Between 1955 and 1956 the Government of India passed four Hindu Law Acts to reform and codify Hindu family law. Scholars have understood these acts as a response to growing concern about women's rights but, in a powerful re-reading of their history, this book traces the origins of the Hindu law reform project to changes in the political-economy of late colonial rule. The Hindu Family and the Emergence of Modern India considers how questions regarding family structure, property rights and gender relations contributed to the development of representative politics, and how, in solving these questions, India's secular and state power structures were consequently drawn into a complex and unique relationship with Hindu law. In this comprehensive and illuminating resource for scholars and students, Newbigin demonstrates the significance of gender and economy to the history of twentieth-century democratic government, as it emerged in India and beyond.

Debating Women s Citizenship in India 1930 1960

G. Minault, Secluded Scholars: Women's Education and Muslim Social Reform in Colonial India (Oxford University Press, Delhi, 1999); See G. Forbes, Women in Modern India (Cambridge University Press, Cambridge, 1996), p. 19. 56.

Debating Women s Citizenship in India  1930   1960

Debating Women's Citizenship, 1930-1960 is about the agency of Indian feminists and nationalists whose careers straddle the transition of colonial India to an independent India. It addresses some of the critical aspects of the encounter, engagement and dialogue between the Indian state and its women citizens, in particular, how this generation conceptualised the relationship between citizenship, equality and gender justice, and the various spheres in which the meaning and application of this citizenship was both broadened and narrowed, renegotiated and pursued. The book focuses on a cohort of nationalists and feminists who were leading members of the All India Women's Conference (AIWC) and the National Federation of Indian Women (NFIW). Drawing on the richness and depth of life histories through autobiography and oral interviews, together with archival research, this book excavates the mental products of these women's lives, their ideas, their writings and their discourse, to develop a deeper and more nuanced understanding of the feminist political personas of this generation, and how these personas negotiated the political and social terrains of their time. The book attempts to produce a new picture of this era, one in which there was far more activity and engagement with the state and with civil society on the part of this generation than previously acknowledged.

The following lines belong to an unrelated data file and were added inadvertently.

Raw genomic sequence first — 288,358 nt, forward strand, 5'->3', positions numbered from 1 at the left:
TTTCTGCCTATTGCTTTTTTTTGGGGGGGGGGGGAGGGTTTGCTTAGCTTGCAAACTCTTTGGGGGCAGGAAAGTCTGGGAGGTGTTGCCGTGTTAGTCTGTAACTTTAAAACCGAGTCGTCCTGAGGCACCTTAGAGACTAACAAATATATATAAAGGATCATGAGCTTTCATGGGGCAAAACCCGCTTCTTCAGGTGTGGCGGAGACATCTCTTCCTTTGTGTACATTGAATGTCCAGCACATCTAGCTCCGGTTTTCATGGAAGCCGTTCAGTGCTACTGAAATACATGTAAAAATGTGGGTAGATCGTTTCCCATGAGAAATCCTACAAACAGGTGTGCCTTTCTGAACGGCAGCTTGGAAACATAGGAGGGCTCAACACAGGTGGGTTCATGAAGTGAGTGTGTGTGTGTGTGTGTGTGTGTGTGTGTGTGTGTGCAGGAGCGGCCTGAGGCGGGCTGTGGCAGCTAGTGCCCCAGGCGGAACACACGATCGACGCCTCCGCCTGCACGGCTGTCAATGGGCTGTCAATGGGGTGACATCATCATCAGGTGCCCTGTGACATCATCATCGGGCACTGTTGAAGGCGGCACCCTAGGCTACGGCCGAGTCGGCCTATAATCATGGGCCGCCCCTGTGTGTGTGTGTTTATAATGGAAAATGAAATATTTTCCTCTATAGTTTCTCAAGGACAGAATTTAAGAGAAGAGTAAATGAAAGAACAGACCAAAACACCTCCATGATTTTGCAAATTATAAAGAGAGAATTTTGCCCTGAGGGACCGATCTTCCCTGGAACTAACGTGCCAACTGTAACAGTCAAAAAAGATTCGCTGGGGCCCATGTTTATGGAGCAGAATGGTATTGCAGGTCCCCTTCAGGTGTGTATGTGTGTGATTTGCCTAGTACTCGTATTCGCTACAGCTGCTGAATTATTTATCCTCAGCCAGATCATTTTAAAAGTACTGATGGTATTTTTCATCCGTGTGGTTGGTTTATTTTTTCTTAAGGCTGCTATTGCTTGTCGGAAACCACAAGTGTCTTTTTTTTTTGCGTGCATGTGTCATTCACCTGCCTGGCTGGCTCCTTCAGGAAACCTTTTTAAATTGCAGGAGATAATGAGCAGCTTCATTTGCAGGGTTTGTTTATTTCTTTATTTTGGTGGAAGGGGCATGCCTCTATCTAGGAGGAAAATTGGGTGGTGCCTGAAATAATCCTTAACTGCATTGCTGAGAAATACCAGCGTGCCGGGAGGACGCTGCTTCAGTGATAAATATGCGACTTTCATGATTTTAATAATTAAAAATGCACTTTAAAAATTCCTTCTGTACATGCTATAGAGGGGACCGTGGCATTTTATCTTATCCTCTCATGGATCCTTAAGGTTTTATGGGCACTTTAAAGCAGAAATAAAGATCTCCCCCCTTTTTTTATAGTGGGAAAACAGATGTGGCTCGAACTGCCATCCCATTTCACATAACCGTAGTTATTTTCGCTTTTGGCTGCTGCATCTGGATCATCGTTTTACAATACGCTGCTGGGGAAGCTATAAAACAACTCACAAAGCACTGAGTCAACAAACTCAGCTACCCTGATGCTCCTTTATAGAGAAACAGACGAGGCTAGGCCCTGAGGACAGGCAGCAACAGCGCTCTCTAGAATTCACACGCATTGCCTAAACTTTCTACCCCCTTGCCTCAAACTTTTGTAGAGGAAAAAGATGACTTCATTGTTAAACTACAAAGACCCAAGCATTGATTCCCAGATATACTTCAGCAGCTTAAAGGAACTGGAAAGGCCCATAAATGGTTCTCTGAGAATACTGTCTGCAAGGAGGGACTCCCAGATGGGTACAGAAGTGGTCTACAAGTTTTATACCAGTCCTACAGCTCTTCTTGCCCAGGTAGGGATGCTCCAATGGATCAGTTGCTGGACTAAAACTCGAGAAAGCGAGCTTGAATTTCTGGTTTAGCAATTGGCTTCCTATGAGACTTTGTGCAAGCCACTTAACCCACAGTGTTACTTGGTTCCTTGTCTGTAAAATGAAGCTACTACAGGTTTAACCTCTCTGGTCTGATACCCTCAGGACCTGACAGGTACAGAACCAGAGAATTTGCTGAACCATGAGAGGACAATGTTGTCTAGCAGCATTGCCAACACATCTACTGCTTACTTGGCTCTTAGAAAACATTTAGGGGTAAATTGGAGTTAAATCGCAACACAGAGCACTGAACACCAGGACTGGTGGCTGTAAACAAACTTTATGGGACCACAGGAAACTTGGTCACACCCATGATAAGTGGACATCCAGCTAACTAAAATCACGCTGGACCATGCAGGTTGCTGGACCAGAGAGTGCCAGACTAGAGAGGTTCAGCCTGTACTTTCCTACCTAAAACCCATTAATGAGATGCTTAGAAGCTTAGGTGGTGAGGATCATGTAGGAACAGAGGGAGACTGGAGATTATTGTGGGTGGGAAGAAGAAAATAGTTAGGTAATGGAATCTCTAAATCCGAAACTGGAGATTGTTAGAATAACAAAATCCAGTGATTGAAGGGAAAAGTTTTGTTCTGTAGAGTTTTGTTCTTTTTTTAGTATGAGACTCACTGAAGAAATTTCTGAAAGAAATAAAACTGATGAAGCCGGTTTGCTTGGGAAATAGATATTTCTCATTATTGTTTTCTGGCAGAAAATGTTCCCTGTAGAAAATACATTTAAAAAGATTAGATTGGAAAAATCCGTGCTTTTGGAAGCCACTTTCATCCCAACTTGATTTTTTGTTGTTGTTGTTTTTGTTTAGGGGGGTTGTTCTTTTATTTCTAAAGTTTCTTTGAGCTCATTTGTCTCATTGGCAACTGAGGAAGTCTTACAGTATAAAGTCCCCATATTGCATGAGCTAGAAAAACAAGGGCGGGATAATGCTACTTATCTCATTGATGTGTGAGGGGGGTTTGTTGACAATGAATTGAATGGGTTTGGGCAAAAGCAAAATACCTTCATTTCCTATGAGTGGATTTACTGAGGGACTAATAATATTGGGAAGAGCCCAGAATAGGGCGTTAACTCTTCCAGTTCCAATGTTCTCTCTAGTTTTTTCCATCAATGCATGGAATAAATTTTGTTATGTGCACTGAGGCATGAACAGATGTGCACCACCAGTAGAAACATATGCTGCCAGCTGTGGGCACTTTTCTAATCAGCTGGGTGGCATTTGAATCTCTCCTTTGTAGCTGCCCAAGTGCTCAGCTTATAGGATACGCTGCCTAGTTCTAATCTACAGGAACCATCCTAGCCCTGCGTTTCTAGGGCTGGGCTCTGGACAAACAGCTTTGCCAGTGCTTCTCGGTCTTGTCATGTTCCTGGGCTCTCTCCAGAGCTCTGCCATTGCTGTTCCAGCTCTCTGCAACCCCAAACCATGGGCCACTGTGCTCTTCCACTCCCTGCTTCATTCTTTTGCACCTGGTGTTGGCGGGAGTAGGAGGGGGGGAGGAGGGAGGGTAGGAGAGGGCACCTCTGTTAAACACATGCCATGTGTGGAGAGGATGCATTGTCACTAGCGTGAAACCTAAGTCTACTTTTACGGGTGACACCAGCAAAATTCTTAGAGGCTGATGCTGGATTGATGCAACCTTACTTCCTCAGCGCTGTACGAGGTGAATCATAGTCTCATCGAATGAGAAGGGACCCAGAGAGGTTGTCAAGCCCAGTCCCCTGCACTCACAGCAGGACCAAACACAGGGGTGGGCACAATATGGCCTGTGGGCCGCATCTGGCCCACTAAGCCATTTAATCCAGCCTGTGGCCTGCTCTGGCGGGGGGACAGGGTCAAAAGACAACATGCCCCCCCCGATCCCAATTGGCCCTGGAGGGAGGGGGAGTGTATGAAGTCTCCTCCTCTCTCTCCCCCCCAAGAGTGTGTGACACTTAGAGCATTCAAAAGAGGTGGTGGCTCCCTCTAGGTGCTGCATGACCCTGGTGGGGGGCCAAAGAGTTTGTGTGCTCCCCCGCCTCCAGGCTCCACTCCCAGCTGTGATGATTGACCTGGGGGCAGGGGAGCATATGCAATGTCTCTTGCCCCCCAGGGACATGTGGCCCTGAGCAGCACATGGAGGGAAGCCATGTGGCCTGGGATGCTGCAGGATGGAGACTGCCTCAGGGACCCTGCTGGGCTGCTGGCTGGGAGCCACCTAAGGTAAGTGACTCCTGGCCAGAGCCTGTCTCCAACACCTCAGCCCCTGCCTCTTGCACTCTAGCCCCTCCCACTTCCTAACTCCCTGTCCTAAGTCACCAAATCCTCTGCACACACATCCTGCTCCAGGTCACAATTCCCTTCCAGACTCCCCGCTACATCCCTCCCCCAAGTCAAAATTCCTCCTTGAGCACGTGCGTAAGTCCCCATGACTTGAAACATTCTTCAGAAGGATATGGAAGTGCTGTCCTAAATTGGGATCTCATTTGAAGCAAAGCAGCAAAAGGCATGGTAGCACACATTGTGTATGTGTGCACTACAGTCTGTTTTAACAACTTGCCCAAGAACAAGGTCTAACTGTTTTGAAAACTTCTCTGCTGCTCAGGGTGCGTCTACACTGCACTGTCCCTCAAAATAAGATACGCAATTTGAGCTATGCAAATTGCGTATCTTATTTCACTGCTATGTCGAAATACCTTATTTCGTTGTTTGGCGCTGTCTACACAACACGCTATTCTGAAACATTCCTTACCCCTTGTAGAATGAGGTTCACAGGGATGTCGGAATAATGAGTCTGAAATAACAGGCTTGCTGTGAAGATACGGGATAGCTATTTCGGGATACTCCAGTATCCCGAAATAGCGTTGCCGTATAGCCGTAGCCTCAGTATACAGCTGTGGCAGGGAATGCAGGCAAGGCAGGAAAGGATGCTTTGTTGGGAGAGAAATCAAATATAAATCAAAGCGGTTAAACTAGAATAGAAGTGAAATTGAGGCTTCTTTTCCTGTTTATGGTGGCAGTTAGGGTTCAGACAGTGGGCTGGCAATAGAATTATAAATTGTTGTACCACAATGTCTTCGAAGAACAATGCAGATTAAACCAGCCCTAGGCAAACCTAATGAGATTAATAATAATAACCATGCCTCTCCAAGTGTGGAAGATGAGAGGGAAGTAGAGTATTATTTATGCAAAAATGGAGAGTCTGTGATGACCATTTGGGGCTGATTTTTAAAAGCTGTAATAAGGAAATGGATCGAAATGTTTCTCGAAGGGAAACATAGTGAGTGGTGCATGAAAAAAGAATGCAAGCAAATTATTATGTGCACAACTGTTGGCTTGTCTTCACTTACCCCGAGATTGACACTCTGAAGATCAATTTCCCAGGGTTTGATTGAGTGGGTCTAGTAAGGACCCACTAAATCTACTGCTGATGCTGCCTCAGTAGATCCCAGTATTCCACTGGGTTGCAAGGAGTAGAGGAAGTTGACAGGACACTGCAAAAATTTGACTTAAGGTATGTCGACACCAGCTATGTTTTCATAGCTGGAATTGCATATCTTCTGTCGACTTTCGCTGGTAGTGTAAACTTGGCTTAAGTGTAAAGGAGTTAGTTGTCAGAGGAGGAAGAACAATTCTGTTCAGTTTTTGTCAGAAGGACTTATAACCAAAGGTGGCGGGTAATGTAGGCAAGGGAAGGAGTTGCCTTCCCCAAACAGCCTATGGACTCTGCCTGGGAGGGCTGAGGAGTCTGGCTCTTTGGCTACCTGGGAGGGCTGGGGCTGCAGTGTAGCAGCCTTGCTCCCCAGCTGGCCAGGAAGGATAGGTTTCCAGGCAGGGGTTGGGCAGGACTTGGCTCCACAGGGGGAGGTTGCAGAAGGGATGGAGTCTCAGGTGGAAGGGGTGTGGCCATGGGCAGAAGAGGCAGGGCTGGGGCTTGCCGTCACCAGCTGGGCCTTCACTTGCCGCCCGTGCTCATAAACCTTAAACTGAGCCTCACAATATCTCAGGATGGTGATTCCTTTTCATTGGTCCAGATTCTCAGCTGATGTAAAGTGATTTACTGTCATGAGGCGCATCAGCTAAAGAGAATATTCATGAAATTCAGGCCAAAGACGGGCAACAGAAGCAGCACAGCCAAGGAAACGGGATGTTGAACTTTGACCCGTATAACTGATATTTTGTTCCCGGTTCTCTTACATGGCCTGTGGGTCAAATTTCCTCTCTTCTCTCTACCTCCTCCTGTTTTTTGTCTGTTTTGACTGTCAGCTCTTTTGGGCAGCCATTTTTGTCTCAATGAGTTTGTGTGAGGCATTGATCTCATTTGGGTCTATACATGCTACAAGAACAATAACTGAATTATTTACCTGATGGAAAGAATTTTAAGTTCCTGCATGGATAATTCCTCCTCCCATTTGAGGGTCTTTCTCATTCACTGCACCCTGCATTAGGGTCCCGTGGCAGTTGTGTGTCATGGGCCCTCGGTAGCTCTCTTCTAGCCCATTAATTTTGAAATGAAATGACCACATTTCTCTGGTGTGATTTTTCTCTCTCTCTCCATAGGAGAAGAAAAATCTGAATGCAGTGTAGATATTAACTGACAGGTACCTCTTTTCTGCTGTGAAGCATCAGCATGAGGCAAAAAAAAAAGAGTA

Culture and the Making of Identity in Contemporary India

'Man— Woman Relations in the Writings of Saint Poetesses', New Quest, 82 (July-August): 223-32. (1995). 'Marathi Literature as a Source ... 'Impact of Bhakti Movement on the Status of Indian Women', in Women in Modern India, pp. 34-47.

Culture and the Making of Identity in Contemporary India